By October 29, 2015 Read More →

Downlights and fire safety

Steven Bettson, Senior Technical Support Engineer of Scolmore Group answers some key questions on insulation and fitting.

When a hole is cut into a ceiling to mount a recessed downlight a potential fire hazard is created. Plasterboard ceilings have a natural ability to act as a fire barrier. In any building where people may be living the ceiling below must be fire rated. Fire rated downlights have built-in fire protection that completely seals the aperture in the event of fire in the room below to prevent the spread of fire and smoke into other areas.

The Electrical Safety Council recommends that wherever possible downlights with integral fire protection are selected for ceilings where the lining that is to be penetrated is the sole means of keeping fire and heat out of the cavity. It is important that the type of downlight used has test evidence to support its fire performance for the ceiling type into which it is being installed.

Can insulation be laid over recessed downlights?

Firstly, the downlight will need to be checked for suitability. Wiring Regulation BS 7671 559.3.1 states that every luminaire shall comply with the relevant standard for manufacture and test of that luminaire shall be selected and erected to take account of the manufacturer’s instructions.

Regulation 559.4.1 also states that in the selection and erection of a luminaire the thermal effects of radiant and convected energy on the surroundings shall be taken into account, including the minimum distance to the combustible materials, including material in the path of a spotlight beam.

What is the biggest concern?

Insulation is designed to retain heat so the biggest concern will be its effects on the downlight and its components. Most of new downlights are fully integrated, i.e. they combine luminaire, LED light source and driver for optimised compatibility and ease of installation.

Inceptor LED Installation Scolmore

Scolmore’s Inceptor Max integrated LED downlights benefit from a flexible driver mount allowing the driver to be flipped over. This allows the product to be fitted into shallower ceiling voids. It also addresses concerns about using the product in particularly warm environments.

SMD LEDs require lower current and create less heat than standard LEDs, ideal for when space is at a premium. Scolmore’s trademark blue strip of intumescent adds an extra barrier against fire by expanding to fill the gap between plasterboard and the light fitting.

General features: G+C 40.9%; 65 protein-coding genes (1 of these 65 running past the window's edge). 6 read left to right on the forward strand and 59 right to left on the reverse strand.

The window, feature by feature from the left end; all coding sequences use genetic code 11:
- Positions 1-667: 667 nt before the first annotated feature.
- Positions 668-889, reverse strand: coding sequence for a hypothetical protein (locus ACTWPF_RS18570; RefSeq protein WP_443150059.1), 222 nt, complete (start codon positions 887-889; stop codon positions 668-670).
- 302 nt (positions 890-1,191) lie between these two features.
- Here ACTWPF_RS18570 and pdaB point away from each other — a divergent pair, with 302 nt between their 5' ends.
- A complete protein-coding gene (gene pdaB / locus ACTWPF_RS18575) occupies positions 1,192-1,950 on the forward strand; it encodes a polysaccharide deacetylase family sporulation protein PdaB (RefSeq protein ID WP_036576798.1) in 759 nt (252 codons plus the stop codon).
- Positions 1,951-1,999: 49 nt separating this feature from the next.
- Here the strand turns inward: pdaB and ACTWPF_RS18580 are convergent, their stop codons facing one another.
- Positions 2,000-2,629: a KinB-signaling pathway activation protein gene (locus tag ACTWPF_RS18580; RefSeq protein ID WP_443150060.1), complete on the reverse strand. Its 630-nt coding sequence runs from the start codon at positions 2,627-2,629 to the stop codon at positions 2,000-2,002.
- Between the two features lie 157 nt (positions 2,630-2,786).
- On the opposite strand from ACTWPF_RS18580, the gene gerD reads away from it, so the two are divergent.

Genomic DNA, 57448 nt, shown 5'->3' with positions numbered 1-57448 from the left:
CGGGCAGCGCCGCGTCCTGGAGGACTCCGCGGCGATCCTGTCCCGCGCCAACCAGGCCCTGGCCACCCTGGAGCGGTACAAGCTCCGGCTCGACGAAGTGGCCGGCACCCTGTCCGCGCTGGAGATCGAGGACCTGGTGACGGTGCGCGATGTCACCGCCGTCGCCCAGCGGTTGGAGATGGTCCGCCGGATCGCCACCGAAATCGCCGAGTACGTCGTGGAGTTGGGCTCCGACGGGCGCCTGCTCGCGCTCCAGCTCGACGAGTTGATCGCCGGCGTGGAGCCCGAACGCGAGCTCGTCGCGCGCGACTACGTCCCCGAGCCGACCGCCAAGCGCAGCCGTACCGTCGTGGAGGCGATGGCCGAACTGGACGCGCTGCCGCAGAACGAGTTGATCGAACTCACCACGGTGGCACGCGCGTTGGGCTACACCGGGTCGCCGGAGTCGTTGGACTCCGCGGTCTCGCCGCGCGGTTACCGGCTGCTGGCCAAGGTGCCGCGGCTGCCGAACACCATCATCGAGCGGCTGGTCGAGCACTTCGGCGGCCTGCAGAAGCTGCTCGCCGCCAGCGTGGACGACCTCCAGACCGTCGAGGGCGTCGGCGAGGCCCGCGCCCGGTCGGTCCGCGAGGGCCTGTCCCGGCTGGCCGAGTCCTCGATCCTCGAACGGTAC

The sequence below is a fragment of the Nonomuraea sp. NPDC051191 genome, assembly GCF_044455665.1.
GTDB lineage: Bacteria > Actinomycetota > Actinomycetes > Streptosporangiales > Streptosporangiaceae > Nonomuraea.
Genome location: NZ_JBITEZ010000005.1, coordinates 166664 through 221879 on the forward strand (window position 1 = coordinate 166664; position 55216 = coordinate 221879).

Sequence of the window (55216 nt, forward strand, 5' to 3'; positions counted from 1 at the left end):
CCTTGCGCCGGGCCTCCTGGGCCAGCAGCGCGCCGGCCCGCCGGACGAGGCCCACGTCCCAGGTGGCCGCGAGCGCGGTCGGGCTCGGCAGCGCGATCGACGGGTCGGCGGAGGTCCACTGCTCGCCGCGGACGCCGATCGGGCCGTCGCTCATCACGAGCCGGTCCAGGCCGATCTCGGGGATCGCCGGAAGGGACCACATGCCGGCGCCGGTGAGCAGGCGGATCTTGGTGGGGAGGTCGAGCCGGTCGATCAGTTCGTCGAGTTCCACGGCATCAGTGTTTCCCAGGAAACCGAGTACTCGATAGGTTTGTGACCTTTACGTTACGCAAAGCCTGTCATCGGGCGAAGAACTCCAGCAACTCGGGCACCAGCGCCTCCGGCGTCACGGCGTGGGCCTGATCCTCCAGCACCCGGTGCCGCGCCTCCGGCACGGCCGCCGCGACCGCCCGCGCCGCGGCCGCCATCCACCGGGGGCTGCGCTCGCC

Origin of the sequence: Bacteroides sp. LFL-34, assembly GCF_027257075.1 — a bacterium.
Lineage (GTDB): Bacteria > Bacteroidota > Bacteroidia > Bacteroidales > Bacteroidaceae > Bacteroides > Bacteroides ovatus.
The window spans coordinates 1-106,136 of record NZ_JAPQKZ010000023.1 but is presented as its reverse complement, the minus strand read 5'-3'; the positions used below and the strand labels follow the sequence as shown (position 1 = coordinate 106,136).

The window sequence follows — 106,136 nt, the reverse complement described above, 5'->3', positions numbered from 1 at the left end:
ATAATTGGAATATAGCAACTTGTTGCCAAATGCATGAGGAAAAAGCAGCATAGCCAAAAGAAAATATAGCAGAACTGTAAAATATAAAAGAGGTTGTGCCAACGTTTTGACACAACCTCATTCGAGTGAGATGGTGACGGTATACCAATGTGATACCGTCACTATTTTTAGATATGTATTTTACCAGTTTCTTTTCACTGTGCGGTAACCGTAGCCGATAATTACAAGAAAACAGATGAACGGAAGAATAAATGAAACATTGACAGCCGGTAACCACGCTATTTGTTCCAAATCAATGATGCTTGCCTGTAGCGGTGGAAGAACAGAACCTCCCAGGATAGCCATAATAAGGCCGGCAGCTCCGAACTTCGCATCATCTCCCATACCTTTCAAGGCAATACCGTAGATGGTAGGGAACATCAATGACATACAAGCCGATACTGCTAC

Protection from thermal effects is referred to in the regulations. Regulation 421.1.2 states: “Fixed electrical equipment shall be selected and erected such that its temperature in normal operation will not cause fire. This shall be achieved by the construction of the equipment or by additional protective measures taken during erection.

“The heat generated by electrical equipment shall not cause danger or harmful effects to adjacent fixed material or to material which may foreseeably be in proximity to such equipment.”

The regulations also say that where surface temperatures could cause a fire hazard to nearby materials, equipment shall be mounted to allow the safe dissipation of heat at a safe distance from nearby material on which such temperatures could be dangerous. Any means of support must be of low thermal conductance.

Regulation 421.1.4 states: “Fixed equipment causing a concentration and focusing of heat shall be at a sufficient distance from any fixed object or building element so that the object or element is not subjected to a dangerous temperature in normal conditions.”

What if I lay insulation over the top?

If insulation has been laid over the top of the downlight and the fitting has not been approved for this modification this can lead to problems. The insulation can cause the heat sink to become ineffective, causing an increase in the LED’s junction temperature. This can also cause the LED to have a reduced life, prematurely fail and invalidate the warranty. Low voltage transformers can burn out due to overheating and wiring and terminations can overheat and fail. There can be an increased risk of faults causing a fire or a hazardous scenario. Not surprisingly, this may also mean not conforming to the Wiring Regulations.

What are my options?

Always check with the manufacturer for their recommendations. If space is available and is required then a loft cap or support for the insulation – such as Scolmore’s insulation support box – is necessary. This will allow sufficient insulation to remain while providing airspace for the luminaire’s heat to dissipate.

If this is not possible, re-evaluation of the installation will need to be considered for conformity to the relevant Building Regulations and potential product selection may be needed for its designed application. Remember, correct procedure according to the appropriate Building Regulations must always be adhered to.